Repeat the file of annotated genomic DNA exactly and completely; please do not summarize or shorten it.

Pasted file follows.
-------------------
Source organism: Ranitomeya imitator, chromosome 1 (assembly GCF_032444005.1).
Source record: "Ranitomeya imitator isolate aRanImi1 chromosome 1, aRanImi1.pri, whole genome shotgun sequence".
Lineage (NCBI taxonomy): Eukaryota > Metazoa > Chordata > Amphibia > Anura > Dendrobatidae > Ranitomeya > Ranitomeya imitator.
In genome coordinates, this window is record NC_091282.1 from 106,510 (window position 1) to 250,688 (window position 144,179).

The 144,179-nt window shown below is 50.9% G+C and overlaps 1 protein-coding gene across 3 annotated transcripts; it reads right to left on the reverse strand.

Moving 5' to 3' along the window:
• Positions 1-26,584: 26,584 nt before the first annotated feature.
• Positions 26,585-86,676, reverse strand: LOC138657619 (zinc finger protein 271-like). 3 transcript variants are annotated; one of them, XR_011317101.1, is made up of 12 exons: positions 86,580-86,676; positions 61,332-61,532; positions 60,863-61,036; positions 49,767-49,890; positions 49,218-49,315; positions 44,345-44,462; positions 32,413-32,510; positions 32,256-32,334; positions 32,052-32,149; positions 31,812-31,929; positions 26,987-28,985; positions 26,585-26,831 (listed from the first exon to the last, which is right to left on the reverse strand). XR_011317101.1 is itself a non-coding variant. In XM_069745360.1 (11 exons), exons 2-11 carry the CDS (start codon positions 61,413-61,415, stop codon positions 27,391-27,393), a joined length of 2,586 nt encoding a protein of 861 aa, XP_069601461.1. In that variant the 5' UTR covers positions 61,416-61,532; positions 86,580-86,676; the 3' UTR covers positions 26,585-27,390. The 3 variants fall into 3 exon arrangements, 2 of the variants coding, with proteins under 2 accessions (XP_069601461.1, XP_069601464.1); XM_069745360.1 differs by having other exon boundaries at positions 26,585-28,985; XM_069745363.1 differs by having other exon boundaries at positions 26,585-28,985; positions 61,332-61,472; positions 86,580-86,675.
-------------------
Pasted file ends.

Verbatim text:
Source organism: Ranitomeya imitator, chromosome 1 (assembly GCF_032444005.1).
Source record: "Ranitomeya imitator isolate aRanImi1 chromosome 1, aRanImi1.pri, whole genome shotgun sequence".
Lineage (NCBI taxonomy): Eukaryota > Metazoa > Chordata > Amphibia > Anura > Dendrobatidae > Ranitomeya > Ranitomeya imitator.
In genome coordinates, this window is record NC_091282.1 from 106,510 (window position 1) to 250,688 (window position 144,179).

The 144,179-nt window shown below is 50.9% G+C and overlaps 1 protein-coding gene across 3 annotated transcripts; it reads right to left on the reverse strand.

Moving 5' to 3' along the window:
• Positions 1-26,584: 26,584 nt before the first annotated feature.
• Positions 26,585-86,676, reverse strand: LOC138657619 (zinc finger protein 271-like). 3 transcript variants are annotated; one of them, XR_011317101.1, is made up of 12 exons: positions 86,580-86,676; positions 61,332-61,532; positions 60,863-61,036; positions 49,767-49,890; positions 49,218-49,315; positions 44,345-44,462; positions 32,413-32,510; positions 32,256-32,334; positions 32,052-32,149; positions 31,812-31,929; positions 26,987-28,985; positions 26,585-26,831 (listed from the first exon to the last, which is right to left on the reverse strand). XR_011317101.1 is itself a non-coding variant. In XM_069745360.1 (11 exons), exons 2-11 carry the CDS (start codon positions 61,413-61,415, stop codon positions 27,391-27,393), a joined length of 2,586 nt encoding a protein of 861 aa, XP_069601461.1. In that variant the 5' UTR covers positions 61,416-61,532; positions 86,580-86,676; the 3' UTR covers positions 26,585-27,390. The 3 variants fall into 3 exon arrangements, 2 of the variants coding, with proteins under 2 accessions (XP_069601461.1, XP_069601464.1); XM_069745360.1 differs by having other exon boundaries at positions 26,585-28,985; XM_069745363.1 differs by having other exon boundaries at positions 26,585-28,985; positions 61,332-61,472; positions 86,580-86,675.